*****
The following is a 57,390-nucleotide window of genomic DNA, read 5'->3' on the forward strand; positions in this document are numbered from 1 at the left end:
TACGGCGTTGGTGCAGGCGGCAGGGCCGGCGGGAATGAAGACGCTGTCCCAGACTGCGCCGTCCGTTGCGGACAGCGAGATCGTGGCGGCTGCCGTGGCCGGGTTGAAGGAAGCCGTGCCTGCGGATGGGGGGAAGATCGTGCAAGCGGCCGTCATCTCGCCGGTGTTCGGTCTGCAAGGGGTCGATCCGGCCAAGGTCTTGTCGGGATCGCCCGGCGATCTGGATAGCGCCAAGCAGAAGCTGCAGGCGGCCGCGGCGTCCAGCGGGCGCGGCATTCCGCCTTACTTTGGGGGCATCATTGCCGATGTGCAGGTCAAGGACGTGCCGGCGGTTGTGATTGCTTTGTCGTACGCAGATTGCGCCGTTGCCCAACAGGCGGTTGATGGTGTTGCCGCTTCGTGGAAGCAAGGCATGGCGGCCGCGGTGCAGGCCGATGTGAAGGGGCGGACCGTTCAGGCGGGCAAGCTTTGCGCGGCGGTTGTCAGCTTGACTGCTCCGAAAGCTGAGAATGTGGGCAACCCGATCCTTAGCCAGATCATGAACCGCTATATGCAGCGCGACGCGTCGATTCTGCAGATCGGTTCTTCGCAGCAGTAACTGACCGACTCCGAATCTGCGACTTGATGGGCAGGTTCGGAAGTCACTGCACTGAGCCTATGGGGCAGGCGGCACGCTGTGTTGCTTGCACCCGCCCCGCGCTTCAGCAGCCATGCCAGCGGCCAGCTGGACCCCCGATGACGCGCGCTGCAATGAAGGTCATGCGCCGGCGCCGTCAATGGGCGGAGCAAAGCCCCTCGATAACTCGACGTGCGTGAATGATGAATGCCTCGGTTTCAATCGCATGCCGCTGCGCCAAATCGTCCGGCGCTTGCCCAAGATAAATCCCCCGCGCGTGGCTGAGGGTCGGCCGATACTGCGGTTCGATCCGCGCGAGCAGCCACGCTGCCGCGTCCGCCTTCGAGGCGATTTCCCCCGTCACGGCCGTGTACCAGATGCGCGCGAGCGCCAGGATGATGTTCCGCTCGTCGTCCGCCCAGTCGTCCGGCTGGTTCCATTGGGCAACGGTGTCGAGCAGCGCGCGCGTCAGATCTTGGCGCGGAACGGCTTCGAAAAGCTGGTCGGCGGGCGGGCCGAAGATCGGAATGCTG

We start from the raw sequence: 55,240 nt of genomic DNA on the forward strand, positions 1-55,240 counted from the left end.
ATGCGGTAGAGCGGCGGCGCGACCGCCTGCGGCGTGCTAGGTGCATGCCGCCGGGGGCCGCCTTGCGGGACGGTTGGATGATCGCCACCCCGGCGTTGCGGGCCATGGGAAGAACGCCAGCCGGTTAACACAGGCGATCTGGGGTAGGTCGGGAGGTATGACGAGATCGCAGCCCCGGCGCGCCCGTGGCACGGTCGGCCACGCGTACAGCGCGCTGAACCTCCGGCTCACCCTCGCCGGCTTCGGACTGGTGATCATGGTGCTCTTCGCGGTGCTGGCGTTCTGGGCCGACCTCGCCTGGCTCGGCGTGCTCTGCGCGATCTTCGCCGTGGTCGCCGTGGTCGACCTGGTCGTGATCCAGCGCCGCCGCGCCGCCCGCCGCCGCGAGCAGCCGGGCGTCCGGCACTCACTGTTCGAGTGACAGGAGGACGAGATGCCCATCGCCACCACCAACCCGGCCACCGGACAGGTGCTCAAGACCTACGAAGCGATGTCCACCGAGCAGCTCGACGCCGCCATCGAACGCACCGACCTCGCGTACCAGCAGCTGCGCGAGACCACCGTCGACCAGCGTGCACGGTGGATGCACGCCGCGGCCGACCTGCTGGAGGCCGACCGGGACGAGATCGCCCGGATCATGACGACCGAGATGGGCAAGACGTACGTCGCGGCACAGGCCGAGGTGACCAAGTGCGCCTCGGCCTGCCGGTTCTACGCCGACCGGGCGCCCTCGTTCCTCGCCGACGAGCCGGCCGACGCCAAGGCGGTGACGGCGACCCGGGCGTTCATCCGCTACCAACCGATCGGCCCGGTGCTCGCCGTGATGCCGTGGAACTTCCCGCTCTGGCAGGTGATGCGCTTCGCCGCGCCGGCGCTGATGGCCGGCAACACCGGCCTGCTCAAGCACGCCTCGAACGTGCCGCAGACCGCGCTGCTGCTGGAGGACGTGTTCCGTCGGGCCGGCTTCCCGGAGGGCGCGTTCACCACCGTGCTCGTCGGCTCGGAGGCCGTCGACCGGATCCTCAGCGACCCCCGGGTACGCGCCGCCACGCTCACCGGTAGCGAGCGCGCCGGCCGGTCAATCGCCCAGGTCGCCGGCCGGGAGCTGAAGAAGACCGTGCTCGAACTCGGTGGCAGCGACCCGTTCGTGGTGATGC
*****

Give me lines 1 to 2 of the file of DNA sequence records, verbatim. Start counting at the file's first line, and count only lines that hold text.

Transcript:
The following is a 57,390-nucleotide window of genomic DNA, read 5'->3' on the forward strand; positions in this document are numbered from 1 at the left end:
TACGGCGTTGGTGCAGGCGGCAGGGCCGGCGGGAATGAAGACGCTGTCCCAGACTGCGCCGTCCGTTGCGGACAGCGAGATCGTGGCGGCTGCCGTGGCCGGGTTGAAGGAAGCCGTGCCTGCGGATGGGGGGAAGATCGTGCAAGCGGCCGTCATCTCGCCGGTGTTCGGTCTGCAAGGGGTCGATCCGGCCAAGGTCTTGTCGGGATCGCCCGGCGATCTGGATAGCGCCAAGCAGAAGCTGCAGGCGGCCGCGGCGTCCAGCGGGCGCGGCATTCCGCCTTACTTTGGGGGCATCATTGCCGATGTGCAGGTCAAGGACGTGCCGGCGGTTGTGATTGCTTTGTCGTACGCAGATTGCGCCGTTGCCCAACAGGCGGTTGATGGTGTTGCCGCTTCGTGGAAGCAAGGCATGGCGGCCGCGGTGCAGGCCGATGTGAAGGGGCGGACCGTTCAGGCGGGCAAGCTTTGCGCGGCGGTTGTCAGCTTGACTGCTCCGAAAGCTGAGAATGTGGGCAACCCGATCCTTAGCCAGATCATGAACCGCTATATGCAGCGCGACGCGTCGATTCTGCAGATCGGTTCTTCGCAGCAGTAACTGACCGACTCCGAATCTGCGACTTGATGGGCAGGTTCGGAAGTCACTGCACTGAGCCTATGGGGCAGGCGGCACGCTGTGTTGCTTGCACCCGCCCCGCGCTTCAGCAGCCATGCCAGCGGCCAGCTGGACCCCCGATGACGCGCGCTGCAATGAAGGTCATGCGCCGGCGCCGTCAATGGGCGGAGCAAAGCCCCTCGATAACTCGACGTGCGTGAATGATGAATGCCTCGGTTTCAATCGCATGCCGCTGCGCCAAATCGTCCGGCGCTTGCCCAAGATAAATCCCCCGCGCGTGGCTGAGGGTCGGCCGATACTGCGGTTCGATCCGCGCGAGCAGCCACGCTGCCGCGTCCGCCTTCGAGGCGATTTCCCCCGTCACGGCCGTGTACCAGATGCGCGCGAGCGCCAGGATGATGTTCCGCTCGTCGTCCGCCCAGTCGTCCGGCTGGTTCCATTGGGCAACGGTGTCGAGCAGCGCGCGCGTCAGATCTTGGCGCGGAACGGCTTCGAAAAGCTGGTCGGCGGGCGGGCCGAAGATCGGAATGCTG